How to Use an HSA to Save for Retirement (and Reduce Your Taxes)

HSAs Provide Tax Savings That Can Help You Prepare for Retirement

Paying for the cost of health care. Peter Dazeley/Getty Images

How to determine if you are eligible to contribute to a Health Savings Account   

You must participate in a high-deductible health plan (HDHP) to be eligible to contribute to a Health Savings Account (HSA). In general, a health insurance policy must have had a deductible of at least $1,300 for individual coverage and $2,600 for family coverage in 2015.  Annual out-of-pocket expenses (deductibles, copayments, and other amounts, but not premiums) cannot exceed $6,450 for self-only coverage and $12,900 for family coverage.

Many bronze and silver plans purchased on the exchanges are also HSA eligible.

Reduce taxes now and build up savings to pay for health care now or later

Health savings accounts provide much-needed protection to help pay for current and future health-related expenses.  HSAs can also benefit you by lowering your income taxes. You can contribute up to $3,350 for individual coverage and up to $6,650 for family coverage for 2015. If you are age 55 or older, there is an additional $1,000 catch-up contribution until Medicare eligibility at 65.  If you and your spouse are both 55 or older and not enrolled in Medicare, you can both make a catch-up contribution. However, dual catch-up contributions should be made in each spouses’ respective HSA.

You can estimate potential tax savings from a contribution to a health savings account using this calculator or the TaxCaster from TurboTax.

You have until the tax filing deadline to contribute to your HSA if you didn’t already max out your contributions for the current tax year

The majority of HSA participants prefer the ease and convenience of payroll deductions.

Most people do not recognize the ability to make direct contributions to an HSA outside of work.  You can contribute directly to an HSA by simply writing a check or setting up automatic transfers from your bank account. You can even elect to use a different HSA bank.  Just remember when determining how much you can possibly add to your HSA to include contributions made by your employer during 2015 with your contributions for the 2015 tax year.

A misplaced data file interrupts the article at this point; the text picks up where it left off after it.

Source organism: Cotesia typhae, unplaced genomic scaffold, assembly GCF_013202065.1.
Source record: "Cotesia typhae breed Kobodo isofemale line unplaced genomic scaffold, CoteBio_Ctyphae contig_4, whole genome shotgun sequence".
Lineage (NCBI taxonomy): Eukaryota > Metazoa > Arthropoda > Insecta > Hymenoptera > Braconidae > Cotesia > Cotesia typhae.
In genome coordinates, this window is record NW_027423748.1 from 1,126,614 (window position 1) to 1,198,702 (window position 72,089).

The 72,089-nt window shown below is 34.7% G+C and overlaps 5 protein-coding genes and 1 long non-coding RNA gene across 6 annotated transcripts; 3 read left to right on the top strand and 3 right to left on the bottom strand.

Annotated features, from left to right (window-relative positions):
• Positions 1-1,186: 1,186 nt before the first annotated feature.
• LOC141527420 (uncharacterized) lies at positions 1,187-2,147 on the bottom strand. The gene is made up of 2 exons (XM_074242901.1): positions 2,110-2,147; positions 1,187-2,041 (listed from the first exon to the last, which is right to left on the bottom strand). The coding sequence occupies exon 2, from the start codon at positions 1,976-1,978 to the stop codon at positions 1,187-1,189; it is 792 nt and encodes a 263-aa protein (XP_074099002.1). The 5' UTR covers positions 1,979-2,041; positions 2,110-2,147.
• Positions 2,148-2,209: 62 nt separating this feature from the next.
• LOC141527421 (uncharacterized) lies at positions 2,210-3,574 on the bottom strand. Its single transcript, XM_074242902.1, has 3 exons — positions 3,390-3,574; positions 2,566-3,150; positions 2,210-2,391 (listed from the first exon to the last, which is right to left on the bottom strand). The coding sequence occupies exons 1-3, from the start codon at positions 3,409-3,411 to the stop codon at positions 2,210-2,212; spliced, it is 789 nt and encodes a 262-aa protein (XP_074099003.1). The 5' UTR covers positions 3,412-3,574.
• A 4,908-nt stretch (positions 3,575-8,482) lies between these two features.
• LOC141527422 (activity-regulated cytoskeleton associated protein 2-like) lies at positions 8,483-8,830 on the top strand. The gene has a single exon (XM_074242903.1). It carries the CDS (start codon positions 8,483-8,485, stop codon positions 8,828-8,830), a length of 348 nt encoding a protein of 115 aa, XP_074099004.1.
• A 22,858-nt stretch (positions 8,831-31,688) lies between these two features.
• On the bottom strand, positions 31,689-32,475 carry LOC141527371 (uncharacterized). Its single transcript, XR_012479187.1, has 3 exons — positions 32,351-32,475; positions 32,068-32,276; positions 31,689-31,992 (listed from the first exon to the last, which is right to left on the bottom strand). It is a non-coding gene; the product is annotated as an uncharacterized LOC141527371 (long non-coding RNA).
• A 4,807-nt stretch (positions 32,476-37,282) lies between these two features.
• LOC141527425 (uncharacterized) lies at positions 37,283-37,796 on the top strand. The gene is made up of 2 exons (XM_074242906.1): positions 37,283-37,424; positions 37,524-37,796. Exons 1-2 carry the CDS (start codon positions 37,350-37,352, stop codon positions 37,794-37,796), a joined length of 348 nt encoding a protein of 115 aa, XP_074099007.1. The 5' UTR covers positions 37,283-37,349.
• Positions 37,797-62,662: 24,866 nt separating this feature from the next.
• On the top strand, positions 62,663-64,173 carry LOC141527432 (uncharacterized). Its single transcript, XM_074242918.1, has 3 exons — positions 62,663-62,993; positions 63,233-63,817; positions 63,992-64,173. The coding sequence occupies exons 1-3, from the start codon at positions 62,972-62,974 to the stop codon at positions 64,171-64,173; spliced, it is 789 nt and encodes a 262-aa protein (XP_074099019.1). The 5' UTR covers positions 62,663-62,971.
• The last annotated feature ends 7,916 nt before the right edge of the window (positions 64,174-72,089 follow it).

HSA contributions reduce your taxable income

Contributions to a health savings account are considered an “above the line” deduction.  As a result, this can help lower your adjusted gross income (AGI) and could even help you qualify for other deductions and credits that are dependent on your AGI. Another added benefit is you do not have to itemize deductions on a tax return to claim the HSA deduction. 

Health savings accounts essentially offer triple tax exemption. Your HSA contributions will reduce your taxable income today, grow tax-deferred, and can be withdrawn tax-free as long as you use it for health-related expenses. Growing concerns about rising health care costs make HSAs a valuable financial planning tool when saving for health care costs both now and during retirement.

Health Savings Accounts do not have a “use it or lose it” provision

This differs significantly from flexible spending accounts (FSAs) which only offer limited carryover of assets from one year to another. As a result, you can choose to leave HSA funds in your account as long as possible. Health savings accounts can also provide a variety of investment options to help your money grow.

The ability to let your HSA funds grow in a tax-deferred account provides a smart way to supplement your retirement savings.

  Unlike deductible IRA contributions, health savings accounts do not have income limitations. The primary requirement to contribute to an HSA is that you had to have been covered by a high-deductible health insurance plan with a health savings account attached to it during the 2015 tax year. However, it is also important to remember that HSA contributions must be made by the tax filing deadline (April 18. 2016) even if you are filing an extension.

If the HSA is not used for qualified medical expenses, then you will have to pay ordinary income taxes on the distribution plus a 20% penalty if taken prior to age 65.  One way to look at this is as if the HSA is a tax-deferred 401(k) with a 20% early withdrawal penalty until age 65 BUT with the added bonus of tax-free distributions if the money is used for qualified medical expenses.

  If you are lucky enough to have good health and low medical expenses, you simply have to wait until age 65 to avoid the early withdrawal penalty. 

Many financial planners recommend taking full advantage of HSA contributions after building your emergency fund and getting the match in your employer’s plan. The HSA is the only type of account that offers both pre-tax AND tax-free benefits.  It also provides funds to help pay for health care expenses which are usually a top concern once you reach retirement. In fact, it is often recommended to pay for health care costs out-of-pocket when possible to allow your HSA money continue growing tax-free for retirement.